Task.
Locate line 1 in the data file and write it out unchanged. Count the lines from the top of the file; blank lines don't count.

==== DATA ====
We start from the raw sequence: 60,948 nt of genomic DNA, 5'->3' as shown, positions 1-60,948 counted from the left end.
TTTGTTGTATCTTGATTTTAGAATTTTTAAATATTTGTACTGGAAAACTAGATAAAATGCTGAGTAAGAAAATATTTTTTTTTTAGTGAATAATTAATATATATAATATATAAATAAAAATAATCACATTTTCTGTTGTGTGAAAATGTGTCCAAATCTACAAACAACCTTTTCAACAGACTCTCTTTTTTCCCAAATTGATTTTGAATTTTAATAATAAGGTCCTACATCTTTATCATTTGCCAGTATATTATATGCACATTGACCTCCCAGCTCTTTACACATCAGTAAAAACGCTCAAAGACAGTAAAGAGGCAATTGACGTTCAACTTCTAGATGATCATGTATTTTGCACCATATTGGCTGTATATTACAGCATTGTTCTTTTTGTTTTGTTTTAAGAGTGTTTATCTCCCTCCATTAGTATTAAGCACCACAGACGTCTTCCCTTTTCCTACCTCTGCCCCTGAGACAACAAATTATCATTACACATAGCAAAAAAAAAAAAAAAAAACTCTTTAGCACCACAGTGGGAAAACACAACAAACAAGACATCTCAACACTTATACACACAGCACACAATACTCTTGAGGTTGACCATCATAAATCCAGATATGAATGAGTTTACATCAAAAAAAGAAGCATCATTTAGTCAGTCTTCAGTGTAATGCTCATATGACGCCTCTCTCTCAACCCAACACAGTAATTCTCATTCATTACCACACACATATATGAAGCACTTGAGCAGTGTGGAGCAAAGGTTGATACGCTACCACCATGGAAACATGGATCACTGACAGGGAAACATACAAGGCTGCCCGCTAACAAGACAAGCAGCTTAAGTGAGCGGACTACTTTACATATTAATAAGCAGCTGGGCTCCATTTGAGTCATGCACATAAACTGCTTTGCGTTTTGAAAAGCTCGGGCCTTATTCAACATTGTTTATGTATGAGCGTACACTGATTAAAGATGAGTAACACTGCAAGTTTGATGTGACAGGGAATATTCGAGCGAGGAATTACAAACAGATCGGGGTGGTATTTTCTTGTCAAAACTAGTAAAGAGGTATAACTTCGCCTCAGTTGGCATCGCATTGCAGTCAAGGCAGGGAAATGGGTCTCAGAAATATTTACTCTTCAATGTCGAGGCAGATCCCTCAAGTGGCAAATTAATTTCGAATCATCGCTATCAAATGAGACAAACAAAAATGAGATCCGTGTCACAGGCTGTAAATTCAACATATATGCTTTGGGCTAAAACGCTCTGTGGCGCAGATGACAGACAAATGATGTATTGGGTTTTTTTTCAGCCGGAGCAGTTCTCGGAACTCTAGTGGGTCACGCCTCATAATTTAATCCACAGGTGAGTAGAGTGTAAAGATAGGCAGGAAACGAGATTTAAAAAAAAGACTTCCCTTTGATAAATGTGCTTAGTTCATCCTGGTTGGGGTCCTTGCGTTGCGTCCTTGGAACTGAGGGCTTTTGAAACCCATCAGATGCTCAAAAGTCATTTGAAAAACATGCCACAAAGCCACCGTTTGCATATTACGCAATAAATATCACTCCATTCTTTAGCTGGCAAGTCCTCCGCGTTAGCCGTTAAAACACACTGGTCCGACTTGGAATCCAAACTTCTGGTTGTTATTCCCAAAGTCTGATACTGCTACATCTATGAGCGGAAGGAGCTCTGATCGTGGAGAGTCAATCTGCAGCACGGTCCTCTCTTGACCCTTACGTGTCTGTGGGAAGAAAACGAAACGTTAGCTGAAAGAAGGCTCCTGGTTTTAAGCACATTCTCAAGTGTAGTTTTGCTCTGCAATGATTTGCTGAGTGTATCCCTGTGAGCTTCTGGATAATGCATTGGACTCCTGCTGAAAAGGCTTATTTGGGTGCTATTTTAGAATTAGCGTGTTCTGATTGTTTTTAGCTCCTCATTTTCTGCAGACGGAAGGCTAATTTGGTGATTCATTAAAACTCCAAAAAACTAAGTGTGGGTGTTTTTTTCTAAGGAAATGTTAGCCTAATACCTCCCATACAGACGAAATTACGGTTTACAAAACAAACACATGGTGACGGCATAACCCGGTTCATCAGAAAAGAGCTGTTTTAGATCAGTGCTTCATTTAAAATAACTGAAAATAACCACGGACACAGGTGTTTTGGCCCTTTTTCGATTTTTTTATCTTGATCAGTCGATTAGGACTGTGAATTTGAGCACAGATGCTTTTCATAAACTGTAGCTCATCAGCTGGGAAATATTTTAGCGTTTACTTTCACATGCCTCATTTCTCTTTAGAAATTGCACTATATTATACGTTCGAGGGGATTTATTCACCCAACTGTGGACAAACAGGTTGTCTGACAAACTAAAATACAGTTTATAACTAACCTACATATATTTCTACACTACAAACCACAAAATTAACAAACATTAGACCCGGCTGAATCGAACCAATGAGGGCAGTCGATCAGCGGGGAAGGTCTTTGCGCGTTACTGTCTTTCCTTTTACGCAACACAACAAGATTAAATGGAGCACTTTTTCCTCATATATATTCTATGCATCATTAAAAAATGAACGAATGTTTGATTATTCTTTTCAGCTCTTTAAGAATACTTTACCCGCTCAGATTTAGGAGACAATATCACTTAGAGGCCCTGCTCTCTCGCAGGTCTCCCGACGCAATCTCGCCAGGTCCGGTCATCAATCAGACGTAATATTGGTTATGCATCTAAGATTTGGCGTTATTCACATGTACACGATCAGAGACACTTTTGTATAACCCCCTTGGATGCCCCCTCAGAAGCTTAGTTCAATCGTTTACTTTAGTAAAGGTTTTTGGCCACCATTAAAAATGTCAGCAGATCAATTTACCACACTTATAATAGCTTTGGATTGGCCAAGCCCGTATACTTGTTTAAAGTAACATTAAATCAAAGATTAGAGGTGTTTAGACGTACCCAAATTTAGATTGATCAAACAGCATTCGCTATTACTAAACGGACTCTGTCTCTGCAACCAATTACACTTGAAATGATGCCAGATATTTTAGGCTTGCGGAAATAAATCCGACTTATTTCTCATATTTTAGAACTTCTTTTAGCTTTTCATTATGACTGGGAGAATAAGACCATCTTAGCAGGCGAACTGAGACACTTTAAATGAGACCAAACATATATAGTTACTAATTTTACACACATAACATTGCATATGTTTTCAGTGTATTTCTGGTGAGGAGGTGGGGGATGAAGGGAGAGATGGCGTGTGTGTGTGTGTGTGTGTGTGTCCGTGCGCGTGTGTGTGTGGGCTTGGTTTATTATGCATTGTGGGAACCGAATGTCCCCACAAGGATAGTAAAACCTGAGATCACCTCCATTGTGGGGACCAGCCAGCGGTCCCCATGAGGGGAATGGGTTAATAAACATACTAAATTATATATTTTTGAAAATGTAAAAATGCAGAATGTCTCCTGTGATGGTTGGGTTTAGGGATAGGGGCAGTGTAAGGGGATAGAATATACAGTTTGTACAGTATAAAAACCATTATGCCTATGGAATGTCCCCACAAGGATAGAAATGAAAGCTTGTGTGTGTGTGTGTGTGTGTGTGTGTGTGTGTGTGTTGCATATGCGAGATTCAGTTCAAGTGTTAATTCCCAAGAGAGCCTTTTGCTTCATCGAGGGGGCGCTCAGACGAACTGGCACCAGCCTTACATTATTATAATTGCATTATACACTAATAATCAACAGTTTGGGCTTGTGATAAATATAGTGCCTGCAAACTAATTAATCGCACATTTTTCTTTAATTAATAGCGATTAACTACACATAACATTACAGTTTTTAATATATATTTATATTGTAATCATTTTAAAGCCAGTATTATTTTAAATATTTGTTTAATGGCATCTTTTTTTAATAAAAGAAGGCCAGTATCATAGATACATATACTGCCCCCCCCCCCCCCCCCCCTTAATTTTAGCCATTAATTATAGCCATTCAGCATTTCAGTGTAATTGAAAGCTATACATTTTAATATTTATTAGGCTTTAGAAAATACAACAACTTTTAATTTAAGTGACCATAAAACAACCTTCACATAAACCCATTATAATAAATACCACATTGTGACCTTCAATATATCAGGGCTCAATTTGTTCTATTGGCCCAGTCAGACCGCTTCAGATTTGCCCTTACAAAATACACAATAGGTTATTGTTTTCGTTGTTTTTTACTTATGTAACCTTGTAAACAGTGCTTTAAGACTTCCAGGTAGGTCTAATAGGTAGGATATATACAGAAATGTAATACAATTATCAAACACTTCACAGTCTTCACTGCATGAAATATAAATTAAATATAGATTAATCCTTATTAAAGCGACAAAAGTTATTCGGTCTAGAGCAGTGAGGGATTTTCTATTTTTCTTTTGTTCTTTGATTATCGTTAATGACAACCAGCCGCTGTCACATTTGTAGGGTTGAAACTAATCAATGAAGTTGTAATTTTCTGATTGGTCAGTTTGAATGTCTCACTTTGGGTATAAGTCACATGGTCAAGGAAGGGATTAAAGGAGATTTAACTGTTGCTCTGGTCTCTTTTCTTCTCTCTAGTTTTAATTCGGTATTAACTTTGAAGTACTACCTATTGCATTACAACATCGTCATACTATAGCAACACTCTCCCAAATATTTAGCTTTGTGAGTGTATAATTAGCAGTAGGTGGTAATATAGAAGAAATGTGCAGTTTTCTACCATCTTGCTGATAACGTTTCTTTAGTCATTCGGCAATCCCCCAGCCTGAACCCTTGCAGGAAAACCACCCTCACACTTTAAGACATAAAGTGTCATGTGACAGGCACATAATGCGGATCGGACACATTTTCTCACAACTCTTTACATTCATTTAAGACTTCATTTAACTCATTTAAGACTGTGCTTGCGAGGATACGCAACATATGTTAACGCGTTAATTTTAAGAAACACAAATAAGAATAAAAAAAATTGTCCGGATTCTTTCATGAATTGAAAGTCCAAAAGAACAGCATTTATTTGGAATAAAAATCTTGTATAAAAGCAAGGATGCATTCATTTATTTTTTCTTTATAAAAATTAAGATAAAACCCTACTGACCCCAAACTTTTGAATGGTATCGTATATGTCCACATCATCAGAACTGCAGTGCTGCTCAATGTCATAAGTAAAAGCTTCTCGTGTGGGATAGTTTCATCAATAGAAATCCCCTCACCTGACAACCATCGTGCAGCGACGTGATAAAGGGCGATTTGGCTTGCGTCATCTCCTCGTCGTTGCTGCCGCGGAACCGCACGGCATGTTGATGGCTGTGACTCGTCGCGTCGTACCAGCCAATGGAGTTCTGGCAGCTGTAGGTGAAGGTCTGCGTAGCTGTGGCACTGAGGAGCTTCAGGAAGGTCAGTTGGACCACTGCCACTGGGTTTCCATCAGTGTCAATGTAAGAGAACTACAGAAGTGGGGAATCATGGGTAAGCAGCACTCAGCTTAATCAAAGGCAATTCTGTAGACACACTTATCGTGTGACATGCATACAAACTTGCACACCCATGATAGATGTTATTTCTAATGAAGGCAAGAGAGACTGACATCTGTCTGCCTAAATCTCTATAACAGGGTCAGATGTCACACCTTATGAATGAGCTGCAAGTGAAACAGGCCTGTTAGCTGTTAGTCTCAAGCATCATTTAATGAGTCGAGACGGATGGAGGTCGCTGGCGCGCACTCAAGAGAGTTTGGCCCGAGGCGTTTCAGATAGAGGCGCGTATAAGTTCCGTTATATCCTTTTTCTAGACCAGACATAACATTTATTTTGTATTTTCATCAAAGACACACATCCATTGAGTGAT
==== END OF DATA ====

We start from the raw sequence: 60,948 nt of genomic DNA, 5'->3' as shown, positions 1-60,948 counted from the left end.